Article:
Julie Kaas is a program supervisor at a preschool who is adjusting to life as a single mother of three teenage boys after her marriage of 25 years ended. She was recently featured in The Shriver Report: A Woman’s Nation Pushes Back from the Brink. Today she joined President Barack Obama at the White House as he signed an executive order raising the minimum wage for federal contractors.
Below is the transcript from a speech that she gave last week at a Washington Women’s Employment and Education about her journey, as well as photographs of Julie from a photojournalism project commissioned by The Shriver Report. For the project, a team of seven award-winning female photographers led by Barbara Kinney crisscrossed the country to document a day in the life of women living on the brink.
Growing up, riding horses was a main activity for me. I enjoyed the time I spent training, grooming, developing a trust between horse and rider, and just being outside.
But sometimes, even the best horsewoman gets bucked off. I remember that happening once; I landed on my back with the wind knocked out of me. For a few seconds I couldn’t breathe, and then slowly I felt the pain, assessed the damage, grabbed my horse and slowly, painfully picked myself up and rode home.
After 24 years of marriage, I had the wind knocked out of me. What I had planned for my life was gone. I have three teenage sons, a trailer home on five acres to maintain, AND not much confidence. I had been out of the workforce for twenty years, although I had home-schooled my boys.
I needed help. I have a two year degree enabling me to teach preschool and had worked part-time the last couple of years. But that wouldn’t provide near enough. I didn’t think I was college material.
I stumbled across the Washington Women’s Employment and Education (WWEE) program on the internet. A comprehensive computer class, for FREE. Wow, was it too good to be true? With no job in the summer and kids at their grandparents, I could do this. I made the call to Nancy.
The computer class was challenging, foreign and a little scary but the work was pretty straight forward. I am still amazed at all the projects I completed for my portfolio. (That was a requirement for graduation!)
The afternoon classes were a whole different story. I do remember thinking, “I don’t need this part.” But I did need it! One concept was not to put the blame on everyone else. They even said: “Other people are not responsible for your happiness.”
“Wait a minute!” I thought “What do you mean it is not THEIR fault?!” I didn’t do this to myself! I never planned to be in this position!
OUCH!!! I cried all the way home. SO… Why did I go back? Somehow I knew I had been thrown a lifeline.
My biggest break through was when Amira drew a target on the white board. In the center was a baby bird. This represented the boundaries we all need in all social relations. The people we let into our inner circle must continually prove themselves trustworthy.
My current target lines were all blurred. I needed separation of close friends, surface friends, acquaintances, co-workers and toxic people. I had a habit of saying intimate things to people who belonged to the outer circles. I thought I was doing right to be a peacemaker. Boy was I wrong!! Changing this way of thinking seemed impossible. But I am well on my way to distance people with firmness and respect. WHAT a difference it is making in my life!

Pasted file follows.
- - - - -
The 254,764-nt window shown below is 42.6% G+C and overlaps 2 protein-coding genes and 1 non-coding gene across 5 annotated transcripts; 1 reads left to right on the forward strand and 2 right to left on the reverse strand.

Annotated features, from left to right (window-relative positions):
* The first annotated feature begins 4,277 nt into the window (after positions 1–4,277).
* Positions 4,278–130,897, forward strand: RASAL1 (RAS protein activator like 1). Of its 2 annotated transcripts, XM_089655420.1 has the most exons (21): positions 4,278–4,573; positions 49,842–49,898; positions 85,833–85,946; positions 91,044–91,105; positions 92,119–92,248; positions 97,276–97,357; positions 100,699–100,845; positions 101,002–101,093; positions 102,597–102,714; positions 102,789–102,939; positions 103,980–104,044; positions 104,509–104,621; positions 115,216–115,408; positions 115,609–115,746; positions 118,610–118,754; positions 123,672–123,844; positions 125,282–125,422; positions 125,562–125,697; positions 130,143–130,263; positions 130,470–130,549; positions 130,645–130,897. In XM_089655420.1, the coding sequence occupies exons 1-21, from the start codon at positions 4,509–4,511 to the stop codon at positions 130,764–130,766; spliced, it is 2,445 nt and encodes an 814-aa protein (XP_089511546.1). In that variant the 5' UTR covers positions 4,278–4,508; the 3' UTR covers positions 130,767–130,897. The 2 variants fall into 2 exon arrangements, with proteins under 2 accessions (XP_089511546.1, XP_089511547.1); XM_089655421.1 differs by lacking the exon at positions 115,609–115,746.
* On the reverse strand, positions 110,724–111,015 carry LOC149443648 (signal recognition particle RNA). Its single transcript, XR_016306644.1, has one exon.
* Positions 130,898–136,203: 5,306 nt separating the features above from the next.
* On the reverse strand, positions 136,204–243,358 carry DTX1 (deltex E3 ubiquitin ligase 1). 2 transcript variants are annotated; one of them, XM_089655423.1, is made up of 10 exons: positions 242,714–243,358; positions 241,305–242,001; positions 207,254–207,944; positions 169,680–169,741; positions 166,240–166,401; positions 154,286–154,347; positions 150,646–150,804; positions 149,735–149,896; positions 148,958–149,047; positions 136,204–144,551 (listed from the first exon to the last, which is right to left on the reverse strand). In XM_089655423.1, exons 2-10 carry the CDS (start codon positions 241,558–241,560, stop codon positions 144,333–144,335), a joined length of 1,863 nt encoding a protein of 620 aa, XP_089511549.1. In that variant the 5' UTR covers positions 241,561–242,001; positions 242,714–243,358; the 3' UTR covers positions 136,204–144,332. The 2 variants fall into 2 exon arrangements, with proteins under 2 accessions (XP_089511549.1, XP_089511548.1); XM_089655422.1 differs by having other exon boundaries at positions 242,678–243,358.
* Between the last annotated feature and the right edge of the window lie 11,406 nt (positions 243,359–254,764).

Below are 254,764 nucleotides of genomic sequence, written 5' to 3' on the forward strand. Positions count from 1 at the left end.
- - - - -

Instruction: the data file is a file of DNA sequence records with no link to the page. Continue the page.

Why do I think the WWEE program was so successful? To illustrate my answer to that question, I thought of a fish ladder. Wikipedia explains: that a fish ladder is a structure on or around artificial barriers, to enable fish make their natural migration between salt and fresh waters.
The fish pass around barriers by swimming and leaping up a series of relatively low steps into the waters on the other side. The velocity of water falling over the steps has to be great enough to attract the fish to the ladder but it not so great that it washes the fish back downstream or exhausts them to the point of inability to continue their journey up river.
The WWEE program was my fish ladder. The computer class got my attention. The afternoon classes were the low steps carefully designed to motivate without overwhelming me – this is where I started re-building my self-confidence. I had other “fish” – classmates to empathize and encourage. I saw that each teacher was there to guide, support and cheer on each student.
Here is an example of how I’ve changed. I use to avoid confrontation at any cost and had the habit of being submissive. One of my sons was experiencing a challenge in school. I knew the procedures set in place would have worked for most students, but it would set my child up for failure.
I had confidence that I knew my child. I calmly, respectfully yet firmly said, no that won’t work in this case. And another solution was agreed upon. I remember walking out of the school thinking “Wow, I can make adult decisions”.
My dream is to work with children as an occupational therapist. This will require a master’s degree. So I am starting my journey – I am applying to college to start my BA in psychology. AND I was just hired as a PART-TIME program supervisor for a pre-school. I will have to be careful with my money but in about two years I will be finished with my BA. I then will have the ability to make it financially.
I came out of the WWEE program with the confidence that I am college material. I am in charge of my own happiness and I can be an excellent example for my children. For that I will be forever grateful.
To learn more about the Washington Women’s Employment & Education organization, click here.
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